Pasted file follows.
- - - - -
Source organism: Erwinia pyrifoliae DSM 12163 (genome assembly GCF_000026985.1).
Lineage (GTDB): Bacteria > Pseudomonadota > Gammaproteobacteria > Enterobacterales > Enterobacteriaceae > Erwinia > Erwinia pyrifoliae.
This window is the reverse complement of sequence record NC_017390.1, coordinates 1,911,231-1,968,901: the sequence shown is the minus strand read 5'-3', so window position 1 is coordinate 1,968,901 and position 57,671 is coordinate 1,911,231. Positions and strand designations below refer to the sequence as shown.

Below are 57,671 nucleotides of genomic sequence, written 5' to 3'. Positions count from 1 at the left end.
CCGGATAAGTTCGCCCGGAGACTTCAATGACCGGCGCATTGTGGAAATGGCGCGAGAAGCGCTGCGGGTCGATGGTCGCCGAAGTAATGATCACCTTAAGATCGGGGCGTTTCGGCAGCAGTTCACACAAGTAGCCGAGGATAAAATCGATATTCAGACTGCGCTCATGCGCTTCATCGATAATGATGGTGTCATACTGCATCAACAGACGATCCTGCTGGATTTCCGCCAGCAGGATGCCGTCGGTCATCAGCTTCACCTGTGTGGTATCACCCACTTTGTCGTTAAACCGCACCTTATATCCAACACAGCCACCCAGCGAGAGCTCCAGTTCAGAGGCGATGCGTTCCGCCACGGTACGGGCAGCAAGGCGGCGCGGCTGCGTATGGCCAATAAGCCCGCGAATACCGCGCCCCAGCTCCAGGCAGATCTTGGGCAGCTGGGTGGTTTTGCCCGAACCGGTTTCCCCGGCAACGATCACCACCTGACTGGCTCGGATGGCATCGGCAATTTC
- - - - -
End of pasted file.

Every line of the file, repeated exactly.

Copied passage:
Source organism: Erwinia pyrifoliae DSM 12163 (genome assembly GCF_000026985.1).
Lineage (GTDB): Bacteria > Pseudomonadota > Gammaproteobacteria > Enterobacterales > Enterobacteriaceae > Erwinia > Erwinia pyrifoliae.
This window is the reverse complement of sequence record NC_017390.1, coordinates 1,911,231-1,968,901: the sequence shown is the minus strand read 5'-3', so window position 1 is coordinate 1,968,901 and position 57,671 is coordinate 1,911,231. Positions and strand designations below refer to the sequence as shown.

Below are 57,671 nucleotides of genomic sequence, written 5' to 3'. Positions count from 1 at the left end.
CCGGATAAGTTCGCCCGGAGACTTCAATGACCGGCGCATTGTGGAAATGGCGCGAGAAGCGCTGCGGGTCGATGGTCGCCGAAGTAATGATCACCTTAAGATCGGGGCGTTTCGGCAGCAGTTCACACAAGTAGCCGAGGATAAAATCGATATTCAGACTGCGCTCATGCGCTTCATCGATAATGATGGTGTCATACTGCATCAACAGACGATCCTGCTGGATTTCCGCCAGCAGGATGCCGTCGGTCATCAGCTTCACCTGTGTGGTATCACCCACTTTGTCGTTAAACCGCACCTTATATCCAACACAGCCACCCAGCGAGAGCTCCAGTTCAGAGGCGATGCGTTCCGCCACGGTACGGGCAGCAAGGCGGCGCGGCTGCGTATGGCCAATAAGCCCGCGAATACCGCGCCCCAGCTCCAGGCAGATCTTGGGCAGCTGGGTGGTTTTGCCCGAACCGGTTTCCCCGGCAACGATCACCACCTGACTGGCTCGGATGGCATCGGCAATTTC